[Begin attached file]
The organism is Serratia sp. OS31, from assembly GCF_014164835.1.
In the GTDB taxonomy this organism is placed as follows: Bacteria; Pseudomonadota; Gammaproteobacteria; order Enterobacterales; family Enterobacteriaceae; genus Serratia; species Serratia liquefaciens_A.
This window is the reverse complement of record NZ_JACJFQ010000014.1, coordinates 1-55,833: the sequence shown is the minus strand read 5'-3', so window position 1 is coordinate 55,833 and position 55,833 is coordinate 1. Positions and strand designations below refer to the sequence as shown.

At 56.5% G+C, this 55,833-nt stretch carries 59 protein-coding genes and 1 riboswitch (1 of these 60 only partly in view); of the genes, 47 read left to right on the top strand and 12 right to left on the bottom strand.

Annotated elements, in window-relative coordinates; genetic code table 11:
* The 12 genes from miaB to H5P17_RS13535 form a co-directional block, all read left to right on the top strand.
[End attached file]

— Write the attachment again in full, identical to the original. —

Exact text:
The organism is Serratia sp. OS31, from assembly GCF_014164835.1.
In the GTDB taxonomy this organism is placed as follows: Bacteria; Pseudomonadota; Gammaproteobacteria; order Enterobacterales; family Enterobacteriaceae; genus Serratia; species Serratia liquefaciens_A.
This window is the reverse complement of record NZ_JACJFQ010000014.1, coordinates 1-55,833: the sequence shown is the minus strand read 5'-3', so window position 1 is coordinate 55,833 and position 55,833 is coordinate 1. Positions and strand designations below refer to the sequence as shown.

At 56.5% G+C, this 55,833-nt stretch carries 59 protein-coding genes and 1 riboswitch (1 of these 60 only partly in view); of the genes, 47 read left to right on the top strand and 12 right to left on the bottom strand.

Annotated elements, in window-relative coordinates; genetic code table 11:
* The 12 genes from miaB to H5P17_RS13535 form a co-directional block, all read left to right on the top strand.